Effects Of Low Metal Levels On A Clonal Hydroid

Stebbing, ARD 1976 Effects Of Low Metal Levels On A Clonal Hydroid. Journal of the Marine Biological Association of the United Kingdom, 56 (4). 977 - 994. https://doi.org/10.1017/S0025315400021020

Stebbing J Mar Biol Ass UK 1976.pdf

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We frequently require sensitive bioassay techniques with which to study the effects of marine contaminants at environmentally realistic concentrations. Unfortunately, it is difficult to achieve sensitivity and precision in an organism amenable to indefinite periods of laboratory culture. Results from different laboratories are often extremely variable: LC50 values for the same substance, using the same organism, may differ by two or even three orders of magnitude (Wilson, Cowell & Beynon, 1975). Moreover, some of the most sensitive bioassay organisms require nutrient media, which may alter the availability and toxicity of metals by complexing them (Jones, 1964; Kamp-Nielsen, 1971; Hannan & Patouillet, 1972) and often contain metal impurities at significant levels (Albert, 1968; Steeman Nielsen & Wium Anderson, 1970). The object of the work reported here has been to develop a technique by which these problems might be minimized or avoided. Hydroids were chosen as bioassay organisms for a variety of reasons. They are tolerant but sensitive to small variations in their chemical environment. Techniques for growing hydroids are simple and they can be cultured under conditions of near optimal temperature, salinity and food supply, thus minimizing the errors frequent in bioassay work arising from variations in the history of the test organisms, their size, sex or physiological state. An important source of variability in all work with organisms is that inherent in the genetic material, but with hydroids this can be avoided by the use of a single clone.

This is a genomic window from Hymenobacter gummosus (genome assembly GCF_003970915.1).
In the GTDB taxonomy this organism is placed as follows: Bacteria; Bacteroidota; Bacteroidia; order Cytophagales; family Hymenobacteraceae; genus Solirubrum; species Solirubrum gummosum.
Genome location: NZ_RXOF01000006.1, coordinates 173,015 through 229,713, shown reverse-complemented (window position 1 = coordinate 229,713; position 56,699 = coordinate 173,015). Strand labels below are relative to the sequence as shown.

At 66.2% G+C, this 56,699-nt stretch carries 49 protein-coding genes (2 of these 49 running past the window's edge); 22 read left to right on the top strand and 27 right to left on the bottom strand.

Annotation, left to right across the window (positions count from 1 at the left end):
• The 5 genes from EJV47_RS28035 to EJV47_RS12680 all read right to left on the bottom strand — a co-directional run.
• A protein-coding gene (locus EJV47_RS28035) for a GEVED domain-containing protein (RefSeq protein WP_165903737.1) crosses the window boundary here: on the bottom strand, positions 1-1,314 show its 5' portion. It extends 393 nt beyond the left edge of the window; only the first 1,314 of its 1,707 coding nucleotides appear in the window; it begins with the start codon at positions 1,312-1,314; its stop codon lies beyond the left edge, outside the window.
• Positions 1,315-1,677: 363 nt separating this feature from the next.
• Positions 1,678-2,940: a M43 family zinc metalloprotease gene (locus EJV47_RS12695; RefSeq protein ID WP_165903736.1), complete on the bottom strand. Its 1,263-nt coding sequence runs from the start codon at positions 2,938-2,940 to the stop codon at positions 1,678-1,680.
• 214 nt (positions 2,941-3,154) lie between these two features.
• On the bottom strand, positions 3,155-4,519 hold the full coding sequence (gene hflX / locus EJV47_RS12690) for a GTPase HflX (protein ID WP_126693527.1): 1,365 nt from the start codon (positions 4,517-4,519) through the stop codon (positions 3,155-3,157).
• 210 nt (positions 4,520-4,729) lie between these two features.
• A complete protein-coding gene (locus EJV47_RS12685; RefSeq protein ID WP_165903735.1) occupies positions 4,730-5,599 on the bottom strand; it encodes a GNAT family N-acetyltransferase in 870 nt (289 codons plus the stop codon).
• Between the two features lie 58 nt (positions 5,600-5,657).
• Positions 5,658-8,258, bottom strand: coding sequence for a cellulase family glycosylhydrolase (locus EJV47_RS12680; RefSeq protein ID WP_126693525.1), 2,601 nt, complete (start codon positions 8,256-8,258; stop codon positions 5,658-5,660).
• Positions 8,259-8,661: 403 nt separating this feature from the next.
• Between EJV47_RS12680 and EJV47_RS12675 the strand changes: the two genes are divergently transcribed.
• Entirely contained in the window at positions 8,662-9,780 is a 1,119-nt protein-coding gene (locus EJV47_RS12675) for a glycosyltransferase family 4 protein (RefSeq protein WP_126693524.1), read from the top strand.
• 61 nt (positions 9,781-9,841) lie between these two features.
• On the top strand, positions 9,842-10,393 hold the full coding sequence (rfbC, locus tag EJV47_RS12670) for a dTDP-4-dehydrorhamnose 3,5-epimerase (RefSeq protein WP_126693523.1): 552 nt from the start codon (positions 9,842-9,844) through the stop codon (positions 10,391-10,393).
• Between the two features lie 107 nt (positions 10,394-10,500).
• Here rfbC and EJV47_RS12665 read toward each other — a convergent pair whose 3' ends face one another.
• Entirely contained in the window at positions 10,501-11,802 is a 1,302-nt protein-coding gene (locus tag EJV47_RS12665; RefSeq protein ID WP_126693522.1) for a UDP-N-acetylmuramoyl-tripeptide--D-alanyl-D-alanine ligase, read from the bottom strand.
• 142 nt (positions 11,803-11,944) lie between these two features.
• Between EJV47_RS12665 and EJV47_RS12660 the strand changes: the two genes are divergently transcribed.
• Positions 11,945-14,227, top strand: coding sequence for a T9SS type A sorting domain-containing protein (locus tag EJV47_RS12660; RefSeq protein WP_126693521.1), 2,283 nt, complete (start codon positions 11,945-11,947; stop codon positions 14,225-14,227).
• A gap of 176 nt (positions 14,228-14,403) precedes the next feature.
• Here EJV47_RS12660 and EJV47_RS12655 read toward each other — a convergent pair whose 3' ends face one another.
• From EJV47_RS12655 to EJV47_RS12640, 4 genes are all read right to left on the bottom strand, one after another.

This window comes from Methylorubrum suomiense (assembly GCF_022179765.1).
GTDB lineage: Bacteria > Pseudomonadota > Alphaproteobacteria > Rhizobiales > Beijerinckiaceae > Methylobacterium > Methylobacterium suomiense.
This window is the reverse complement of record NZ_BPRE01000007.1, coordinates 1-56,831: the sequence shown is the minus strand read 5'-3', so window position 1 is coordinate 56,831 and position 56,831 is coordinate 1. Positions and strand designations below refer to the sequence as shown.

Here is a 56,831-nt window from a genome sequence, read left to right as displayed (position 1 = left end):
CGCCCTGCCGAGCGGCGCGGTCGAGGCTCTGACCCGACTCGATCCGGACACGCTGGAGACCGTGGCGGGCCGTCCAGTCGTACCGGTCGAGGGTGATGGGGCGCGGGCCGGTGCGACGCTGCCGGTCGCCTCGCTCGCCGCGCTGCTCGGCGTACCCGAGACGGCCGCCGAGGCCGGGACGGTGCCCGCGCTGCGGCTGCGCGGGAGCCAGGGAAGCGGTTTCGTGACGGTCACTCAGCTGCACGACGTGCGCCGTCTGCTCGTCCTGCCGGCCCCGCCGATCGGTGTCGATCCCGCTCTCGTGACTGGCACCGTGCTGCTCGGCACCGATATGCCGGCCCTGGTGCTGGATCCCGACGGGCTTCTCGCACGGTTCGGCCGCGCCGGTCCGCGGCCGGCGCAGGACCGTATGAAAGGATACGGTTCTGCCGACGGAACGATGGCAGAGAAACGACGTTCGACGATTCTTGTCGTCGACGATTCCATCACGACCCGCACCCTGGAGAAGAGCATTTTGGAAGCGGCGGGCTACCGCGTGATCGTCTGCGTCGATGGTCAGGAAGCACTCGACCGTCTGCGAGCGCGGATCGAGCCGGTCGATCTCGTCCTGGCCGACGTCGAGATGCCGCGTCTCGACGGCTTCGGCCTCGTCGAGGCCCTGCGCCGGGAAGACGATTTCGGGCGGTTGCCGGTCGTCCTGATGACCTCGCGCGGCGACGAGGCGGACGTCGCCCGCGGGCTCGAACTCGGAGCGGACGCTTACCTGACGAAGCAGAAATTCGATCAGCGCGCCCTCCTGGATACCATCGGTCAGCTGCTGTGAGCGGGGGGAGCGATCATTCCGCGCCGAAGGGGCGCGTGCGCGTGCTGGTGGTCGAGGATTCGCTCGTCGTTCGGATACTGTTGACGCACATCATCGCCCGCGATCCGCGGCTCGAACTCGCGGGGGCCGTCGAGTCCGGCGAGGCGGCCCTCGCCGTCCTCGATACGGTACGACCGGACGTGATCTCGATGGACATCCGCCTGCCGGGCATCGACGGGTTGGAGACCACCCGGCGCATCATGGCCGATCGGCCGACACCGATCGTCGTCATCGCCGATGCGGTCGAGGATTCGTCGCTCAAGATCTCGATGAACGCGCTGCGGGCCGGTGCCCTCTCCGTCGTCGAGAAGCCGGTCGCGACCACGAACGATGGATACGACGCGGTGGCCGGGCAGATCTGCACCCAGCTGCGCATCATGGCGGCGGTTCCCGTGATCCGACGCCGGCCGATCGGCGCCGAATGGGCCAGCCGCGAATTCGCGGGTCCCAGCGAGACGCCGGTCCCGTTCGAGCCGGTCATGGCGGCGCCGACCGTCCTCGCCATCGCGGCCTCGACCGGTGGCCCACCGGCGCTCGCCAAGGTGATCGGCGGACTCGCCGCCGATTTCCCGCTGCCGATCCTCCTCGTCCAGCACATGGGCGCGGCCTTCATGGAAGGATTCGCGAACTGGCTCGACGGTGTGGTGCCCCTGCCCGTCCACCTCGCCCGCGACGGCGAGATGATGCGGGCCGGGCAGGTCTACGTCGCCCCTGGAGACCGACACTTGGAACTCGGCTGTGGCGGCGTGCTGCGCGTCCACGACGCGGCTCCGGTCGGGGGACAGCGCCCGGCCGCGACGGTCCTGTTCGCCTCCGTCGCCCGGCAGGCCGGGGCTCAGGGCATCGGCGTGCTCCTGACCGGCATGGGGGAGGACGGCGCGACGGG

Item Type: Publication - Article
Divisions: Plymouth Marine Laboratory > Other (PML)
Depositing User: EPrints Services
Date made live: 11 Feb 2014 15:54
Last Modified: 25 Apr 2020 09:56
URI: https://plymsea.ac.uk/id/eprint/2855

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